Sunday, May 6, 2018

Book Review: "Luckiest Girl Alive" by Jessica Knoll

Well, I think it had been a few days since I saw a book compared to Gone Girl so thankfully we didn't lose a step. Truthfully, though, other than the fact that both books have the word "Girl" in their title, I don't know what they have in common, so maybe someone else can explain the need to compare the two.

Ani FaNelli finally has it all. She's engaged to a gorgeous, wealthy man from a notable family. He makes her feel safe and secure, and allows her to buy the designer wardrobe she needs to fit in. She also has a terrific job, writing for one of the most popular women's magazines, and while she is wearying of writing sex column after sex column, her boss promises a tantalizing opportunity not far in the future.

But in her teenage years, Ani, then known as TifAni, longed desperately to fit in, to be considered part of the popular crowd at the prestigious Bradley School. Her need to belong led herself to be more vulnerable than she would have been ordinarily, and although she quickly was befriended by a sarcastic group of outcasts, she wanted to be invited to the in crowd's lunch table, to be best friends with the girls everyone talked about.

A decision made in a split second made her the target of a humiliating event, and so while she became the talk of the school, it wasn't for the reasons she had hoped. But that event set her and her classmates on a dangerous course, one which will change many of their lives in ways they hadn't expected.

Years later, Ani is invited to tell her side of the story in a documentary. She desperately wants to show her old classmates that she isn't the same girl, that she finally has it all and is a worthy opponent. But what secrets will this documentary lay bare? Will she be able to channel the fear and anxiety she has had since those days? Is she truly a survivor, or a master manipulator?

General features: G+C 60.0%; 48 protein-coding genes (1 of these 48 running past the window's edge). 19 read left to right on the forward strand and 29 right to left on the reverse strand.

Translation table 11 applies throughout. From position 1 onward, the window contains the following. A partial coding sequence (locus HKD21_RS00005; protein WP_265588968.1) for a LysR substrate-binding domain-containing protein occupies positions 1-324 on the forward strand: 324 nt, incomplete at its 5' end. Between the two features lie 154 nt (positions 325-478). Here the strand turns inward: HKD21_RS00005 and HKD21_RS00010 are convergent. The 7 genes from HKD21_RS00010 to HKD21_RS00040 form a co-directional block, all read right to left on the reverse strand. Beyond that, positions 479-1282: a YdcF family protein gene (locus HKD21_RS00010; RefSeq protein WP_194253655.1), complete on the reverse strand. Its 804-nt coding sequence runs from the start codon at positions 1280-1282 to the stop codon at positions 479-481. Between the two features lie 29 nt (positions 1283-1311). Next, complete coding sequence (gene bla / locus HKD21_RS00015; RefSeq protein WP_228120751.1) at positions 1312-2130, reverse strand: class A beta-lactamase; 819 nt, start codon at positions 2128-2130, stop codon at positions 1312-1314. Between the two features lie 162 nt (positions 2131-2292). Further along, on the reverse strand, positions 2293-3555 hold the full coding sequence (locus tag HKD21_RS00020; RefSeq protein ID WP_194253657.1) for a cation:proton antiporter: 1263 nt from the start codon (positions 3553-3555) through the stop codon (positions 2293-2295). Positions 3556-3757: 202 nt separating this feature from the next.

Jessica Knoll creates a flawed and enigmatic character in Ani, and teases out her plot little by little, so you want to keep reading. There was some suspense, as I wanted to know how Ani's secrets, and how Knoll was going to resolve everything. Some of the twists were predictable, some less so, but while this was a diverting book that I read on a long flight, I don't know that I enjoyed it as much as I had hoped. Knoll certainly can write; I just found some of what happened really implausible, and at times, Ani was so unlikable that I just didn't care.

While I was reading this book on a plane, several passengers told me how much they liked it, so I may be in the minority here. But I just wanted to be wowed a little more, to feel a bit breathless when I finished the book, and that didn't happen.

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